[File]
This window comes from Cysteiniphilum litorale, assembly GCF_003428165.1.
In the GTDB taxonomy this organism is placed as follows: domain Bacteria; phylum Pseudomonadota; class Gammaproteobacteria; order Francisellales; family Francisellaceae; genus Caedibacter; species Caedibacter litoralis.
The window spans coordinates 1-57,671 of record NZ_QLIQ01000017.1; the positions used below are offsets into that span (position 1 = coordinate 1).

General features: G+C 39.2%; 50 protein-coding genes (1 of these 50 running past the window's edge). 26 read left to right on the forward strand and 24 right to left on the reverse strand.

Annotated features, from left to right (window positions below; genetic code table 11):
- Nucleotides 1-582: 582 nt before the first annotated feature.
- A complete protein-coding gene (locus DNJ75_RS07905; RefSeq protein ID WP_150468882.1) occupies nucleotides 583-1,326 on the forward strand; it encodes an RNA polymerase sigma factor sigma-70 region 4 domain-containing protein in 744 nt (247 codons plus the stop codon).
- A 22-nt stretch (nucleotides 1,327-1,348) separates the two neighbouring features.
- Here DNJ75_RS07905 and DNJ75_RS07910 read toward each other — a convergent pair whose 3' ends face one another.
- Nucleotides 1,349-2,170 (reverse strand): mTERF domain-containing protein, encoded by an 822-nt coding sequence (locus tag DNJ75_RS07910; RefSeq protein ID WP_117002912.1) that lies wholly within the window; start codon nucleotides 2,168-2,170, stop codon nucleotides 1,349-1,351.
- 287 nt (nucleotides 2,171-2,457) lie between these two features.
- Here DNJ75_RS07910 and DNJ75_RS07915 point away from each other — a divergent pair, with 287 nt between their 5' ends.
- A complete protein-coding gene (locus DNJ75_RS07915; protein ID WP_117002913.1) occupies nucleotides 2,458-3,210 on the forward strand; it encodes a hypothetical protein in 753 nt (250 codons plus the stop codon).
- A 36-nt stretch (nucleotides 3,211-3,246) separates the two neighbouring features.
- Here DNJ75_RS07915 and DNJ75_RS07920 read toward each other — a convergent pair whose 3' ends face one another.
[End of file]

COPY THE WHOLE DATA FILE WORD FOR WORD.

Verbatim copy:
This window comes from Cysteiniphilum litorale, assembly GCF_003428165.1.
In the GTDB taxonomy this organism is placed as follows: domain Bacteria; phylum Pseudomonadota; class Gammaproteobacteria; order Francisellales; family Francisellaceae; genus Caedibacter; species Caedibacter litoralis.
The window spans coordinates 1-57,671 of record NZ_QLIQ01000017.1; the positions used below are offsets into that span (position 1 = coordinate 1).

General features: G+C 39.2%; 50 protein-coding genes (1 of these 50 running past the window's edge). 26 read left to right on the forward strand and 24 right to left on the reverse strand.

Annotated features, from left to right (window positions below; genetic code table 11):
- Nucleotides 1-582: 582 nt before the first annotated feature.
- A complete protein-coding gene (locus DNJ75_RS07905; RefSeq protein ID WP_150468882.1) occupies nucleotides 583-1,326 on the forward strand; it encodes an RNA polymerase sigma factor sigma-70 region 4 domain-containing protein in 744 nt (247 codons plus the stop codon).
- A 22-nt stretch (nucleotides 1,327-1,348) separates the two neighbouring features.
- Here DNJ75_RS07905 and DNJ75_RS07910 read toward each other — a convergent pair whose 3' ends face one another.
- Nucleotides 1,349-2,170 (reverse strand): mTERF domain-containing protein, encoded by an 822-nt coding sequence (locus tag DNJ75_RS07910; RefSeq protein ID WP_117002912.1) that lies wholly within the window; start codon nucleotides 2,168-2,170, stop codon nucleotides 1,349-1,351.
- 287 nt (nucleotides 2,171-2,457) lie between these two features.
- Here DNJ75_RS07910 and DNJ75_RS07915 point away from each other — a divergent pair, with 287 nt between their 5' ends.
- A complete protein-coding gene (locus DNJ75_RS07915; protein ID WP_117002913.1) occupies nucleotides 2,458-3,210 on the forward strand; it encodes a hypothetical protein in 753 nt (250 codons plus the stop codon).
- A 36-nt stretch (nucleotides 3,211-3,246) separates the two neighbouring features.
- Here DNJ75_RS07915 and DNJ75_RS07920 read toward each other — a convergent pair whose 3' ends face one another.